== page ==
Split earlobes is a general term used to describe earlobes that have been stretched or torn. Earlobe repair is quickly becoming one of the most requested cosmetic procedures with a plastic surgeon.

 Most split earlobes will worsen over time, and they gradually stretch or continue to tear until the earlobe is fully split. Earlobe repair surgery for both split and stretched earlobes is a minor procedure.  Excess tissue is removed, and the two splits are carefully stitched back together using very fine dissolvable stitches. Some people with split earlobes might find them to be painful and cause discomfort and irritation, whilst others might simply be unhappy with the appearance of them. 

split earlobe repair nz


Length of surgery30-60 minutes
AnaesthesiaLocal anaesthetic
Hospital stayDay case
Risks/complications of surgery

Infrequent: Infection, scarring, bleeding, wound healing problems, recurrence


5-7 days ear sutures are removed 

2-4 weeks until swelling disappears

2-5 days until return to gym and other strenuous activities 

Scars continue to improve over the next 12 months

DrivingCan drive the same day
Follow up6 weeks
Duration of resultsPermanent unless recurrence


Split Earlobe Facts

Any plastic surgery procedure is a very personal choice, and understandably there are a number of questions that arise. This information sheet is a general guide for patients considering Skin Tag Removal treatment under the care of Dr Mackenzie. It should provide the answers to some questions that you may have.

What causes a split earlobe?

The number one cause for earlobe split and tearing is from wearing heavy earrings.

Trauma, ear gauges, or earrings accidentally being ripped out can also cause the earlobe to split. 

Multiple piercings too close together or too close to the bottom of the lobe can contribute to elongated earlobes.

What can split earlobe surgery achieve?

This procedure will allow you to repair the damage from torn ear lobes and prevent the tear from reopening.

The treatment also stops it from splitting further, which can be painful and can lead to an infection.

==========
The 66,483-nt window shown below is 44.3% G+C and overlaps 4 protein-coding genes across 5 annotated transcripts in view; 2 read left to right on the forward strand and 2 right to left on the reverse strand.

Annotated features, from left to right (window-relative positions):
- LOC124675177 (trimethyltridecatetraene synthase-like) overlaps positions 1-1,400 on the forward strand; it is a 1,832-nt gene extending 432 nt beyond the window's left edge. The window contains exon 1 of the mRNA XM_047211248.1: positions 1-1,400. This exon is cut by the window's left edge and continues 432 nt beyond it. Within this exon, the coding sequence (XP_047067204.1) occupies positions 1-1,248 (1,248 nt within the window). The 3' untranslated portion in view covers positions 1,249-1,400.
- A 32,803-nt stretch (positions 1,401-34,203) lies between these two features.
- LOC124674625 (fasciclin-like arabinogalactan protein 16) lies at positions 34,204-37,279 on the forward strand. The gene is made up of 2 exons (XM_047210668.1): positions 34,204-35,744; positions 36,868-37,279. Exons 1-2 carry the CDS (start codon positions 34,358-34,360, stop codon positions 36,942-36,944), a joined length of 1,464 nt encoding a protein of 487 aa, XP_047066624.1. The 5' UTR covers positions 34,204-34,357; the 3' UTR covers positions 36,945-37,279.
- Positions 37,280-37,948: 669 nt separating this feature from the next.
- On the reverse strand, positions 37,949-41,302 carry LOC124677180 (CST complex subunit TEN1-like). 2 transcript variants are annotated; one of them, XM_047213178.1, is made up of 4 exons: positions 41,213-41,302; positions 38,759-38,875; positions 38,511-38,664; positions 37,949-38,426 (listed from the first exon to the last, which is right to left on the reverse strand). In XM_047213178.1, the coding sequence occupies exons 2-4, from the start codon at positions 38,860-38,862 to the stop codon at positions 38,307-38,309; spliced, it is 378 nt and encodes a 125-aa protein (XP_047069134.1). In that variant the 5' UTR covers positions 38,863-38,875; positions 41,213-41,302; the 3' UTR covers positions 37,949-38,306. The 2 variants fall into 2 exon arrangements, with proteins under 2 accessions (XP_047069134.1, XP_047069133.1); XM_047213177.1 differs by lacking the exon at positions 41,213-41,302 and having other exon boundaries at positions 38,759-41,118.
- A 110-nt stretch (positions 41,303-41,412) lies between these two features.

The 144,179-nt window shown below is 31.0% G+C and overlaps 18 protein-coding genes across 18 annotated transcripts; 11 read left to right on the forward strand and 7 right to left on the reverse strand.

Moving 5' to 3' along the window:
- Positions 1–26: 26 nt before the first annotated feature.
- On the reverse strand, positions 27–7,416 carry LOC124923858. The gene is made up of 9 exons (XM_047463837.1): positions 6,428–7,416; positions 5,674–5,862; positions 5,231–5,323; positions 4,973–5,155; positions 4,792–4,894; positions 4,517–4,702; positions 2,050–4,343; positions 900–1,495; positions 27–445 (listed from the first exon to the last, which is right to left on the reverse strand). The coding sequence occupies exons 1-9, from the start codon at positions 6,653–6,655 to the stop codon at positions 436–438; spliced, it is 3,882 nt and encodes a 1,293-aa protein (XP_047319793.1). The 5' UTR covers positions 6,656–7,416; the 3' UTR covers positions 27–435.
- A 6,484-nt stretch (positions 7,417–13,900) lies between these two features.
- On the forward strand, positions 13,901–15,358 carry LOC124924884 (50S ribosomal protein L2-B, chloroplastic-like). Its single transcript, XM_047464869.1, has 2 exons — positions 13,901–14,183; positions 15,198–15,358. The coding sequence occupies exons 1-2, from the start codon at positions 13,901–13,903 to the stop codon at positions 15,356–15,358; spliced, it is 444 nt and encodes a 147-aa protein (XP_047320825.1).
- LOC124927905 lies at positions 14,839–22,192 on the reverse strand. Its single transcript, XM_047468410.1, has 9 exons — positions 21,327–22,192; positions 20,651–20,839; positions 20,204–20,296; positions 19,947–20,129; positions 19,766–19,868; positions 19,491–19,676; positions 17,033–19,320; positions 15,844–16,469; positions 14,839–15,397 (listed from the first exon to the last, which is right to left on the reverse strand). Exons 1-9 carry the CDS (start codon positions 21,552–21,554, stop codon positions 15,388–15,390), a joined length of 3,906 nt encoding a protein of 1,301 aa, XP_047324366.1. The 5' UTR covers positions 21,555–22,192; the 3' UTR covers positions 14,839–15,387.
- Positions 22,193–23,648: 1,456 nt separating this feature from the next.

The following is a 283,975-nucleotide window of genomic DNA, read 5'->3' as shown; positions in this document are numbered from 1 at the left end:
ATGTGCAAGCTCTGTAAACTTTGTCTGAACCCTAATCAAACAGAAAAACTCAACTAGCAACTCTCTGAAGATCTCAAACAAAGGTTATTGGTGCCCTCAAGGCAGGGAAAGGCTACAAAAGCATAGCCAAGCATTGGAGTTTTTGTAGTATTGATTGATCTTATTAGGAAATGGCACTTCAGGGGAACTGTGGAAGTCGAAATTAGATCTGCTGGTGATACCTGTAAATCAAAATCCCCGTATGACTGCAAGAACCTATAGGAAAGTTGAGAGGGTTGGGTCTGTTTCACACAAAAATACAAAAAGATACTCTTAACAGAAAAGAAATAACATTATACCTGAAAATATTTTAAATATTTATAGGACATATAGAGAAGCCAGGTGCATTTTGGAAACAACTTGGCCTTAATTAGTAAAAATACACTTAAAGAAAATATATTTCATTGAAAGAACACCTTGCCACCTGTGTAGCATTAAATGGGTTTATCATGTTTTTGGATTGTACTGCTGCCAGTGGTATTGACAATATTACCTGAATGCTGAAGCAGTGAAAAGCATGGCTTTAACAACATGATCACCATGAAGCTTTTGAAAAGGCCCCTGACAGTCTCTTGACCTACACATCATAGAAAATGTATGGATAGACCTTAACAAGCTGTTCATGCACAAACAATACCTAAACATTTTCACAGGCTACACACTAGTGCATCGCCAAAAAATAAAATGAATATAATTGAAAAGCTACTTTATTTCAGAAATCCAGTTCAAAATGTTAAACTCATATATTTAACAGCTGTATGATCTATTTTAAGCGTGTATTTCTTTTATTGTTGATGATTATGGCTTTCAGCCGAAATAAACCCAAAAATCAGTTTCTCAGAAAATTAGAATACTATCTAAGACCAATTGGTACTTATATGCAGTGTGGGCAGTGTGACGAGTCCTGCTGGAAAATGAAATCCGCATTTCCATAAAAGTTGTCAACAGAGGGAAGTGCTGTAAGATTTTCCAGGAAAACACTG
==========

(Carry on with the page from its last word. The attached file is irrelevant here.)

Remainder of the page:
How is the procedure performed?

Split earlobe surgery is usually performed under local anaesthetic and takes less than an hour to complete.

The edges of the piercing hole or split are carefully refreshed so that they can be sutured back together, reconstructing the normal curved contour of the earlobe.

Tiny stitches are used to suture the earlobe back together – they are almost as fine as a human hair.

An antibiotic ointment is then applied to protect the suture line and help it to heal.

After the procedure, you can return home immediately, but you should avoid any pressure on the ear.

When you go home, we will advise you on how to care for your wounds, including applying the antibiotic ointment daily.

You can get the earlobes wet, and wash and shower normally – just avoid rubbing the earlobes.

After 7 days, you will need to return for a follow-up visit to remove the sutures. You will be advised how to look after the scar. 

When can I have my ear re-pierced?

In general, it is better to re-pierce your ears in a slightly different place than the original piercing hole.

The reason for this is that the original piercing hole is within the new scar, and the scar is never as strong as normal, unscarred skin.

Placing the piercing hole within the scar can lead to the earring pulling through the scar and a repeat split earlobe.  

How long until I can re-pierce my ears?

In general, you should wait 3 months for the scar to be completely healed before you re-pierce your ears.

This is important because if you pierce your ears before the incision is fully healed and the scar established, the earring may pull through the incision, and you could end up with a separated earlobe. 

What are the risks of split earlobe repair surgery?

As with any procedure, there are some risks with split earlobe repair surgery.

These include bleeding, infection, swelling and unfavourable scarring.

An uncommon, but serious complication is hypertrophic or keloid scarring, where an excessively lumpy scar is formed on the earlobe.